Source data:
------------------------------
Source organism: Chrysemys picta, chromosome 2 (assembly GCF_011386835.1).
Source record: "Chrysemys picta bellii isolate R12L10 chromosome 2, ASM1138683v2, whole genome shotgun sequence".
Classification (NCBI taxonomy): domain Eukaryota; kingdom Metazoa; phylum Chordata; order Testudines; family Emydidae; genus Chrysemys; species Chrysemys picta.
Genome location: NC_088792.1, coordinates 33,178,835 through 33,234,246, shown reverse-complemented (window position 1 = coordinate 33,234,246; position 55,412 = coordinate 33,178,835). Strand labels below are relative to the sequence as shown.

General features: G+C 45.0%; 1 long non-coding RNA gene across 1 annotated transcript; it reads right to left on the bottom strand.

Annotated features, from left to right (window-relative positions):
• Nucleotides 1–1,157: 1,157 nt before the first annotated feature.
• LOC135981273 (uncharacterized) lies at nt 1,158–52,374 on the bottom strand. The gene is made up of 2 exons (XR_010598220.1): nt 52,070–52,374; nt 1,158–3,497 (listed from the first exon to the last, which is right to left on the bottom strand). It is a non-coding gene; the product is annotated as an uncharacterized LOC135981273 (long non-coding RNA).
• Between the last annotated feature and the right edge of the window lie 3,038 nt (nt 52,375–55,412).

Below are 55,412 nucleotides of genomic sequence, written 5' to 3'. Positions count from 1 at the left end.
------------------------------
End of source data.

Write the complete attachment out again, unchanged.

Source organism: Chrysemys picta, chromosome 2 (assembly GCF_011386835.1).
Source record: "Chrysemys picta bellii isolate R12L10 chromosome 2, ASM1138683v2, whole genome shotgun sequence".
Classification (NCBI taxonomy): domain Eukaryota; kingdom Metazoa; phylum Chordata; order Testudines; family Emydidae; genus Chrysemys; species Chrysemys picta.
Genome location: NC_088792.1, coordinates 33,178,835 through 33,234,246, shown reverse-complemented (window position 1 = coordinate 33,234,246; position 55,412 = coordinate 33,178,835). Strand labels below are relative to the sequence as shown.

General features: G+C 45.0%; 1 long non-coding RNA gene across 1 annotated transcript; it reads right to left on the bottom strand.

Annotated features, from left to right (window-relative positions):
• Nucleotides 1–1,157: 1,157 nt before the first annotated feature.
• LOC135981273 (uncharacterized) lies at nt 1,158–52,374 on the bottom strand. The gene is made up of 2 exons (XR_010598220.1): nt 52,070–52,374; nt 1,158–3,497 (listed from the first exon to the last, which is right to left on the bottom strand). It is a non-coding gene; the product is annotated as an uncharacterized LOC135981273 (long non-coding RNA).
• Between the last annotated feature and the right edge of the window lie 3,038 nt (nt 52,375–55,412).

Below are 55,412 nucleotides of genomic sequence, written 5' to 3'. Positions count from 1 at the left end.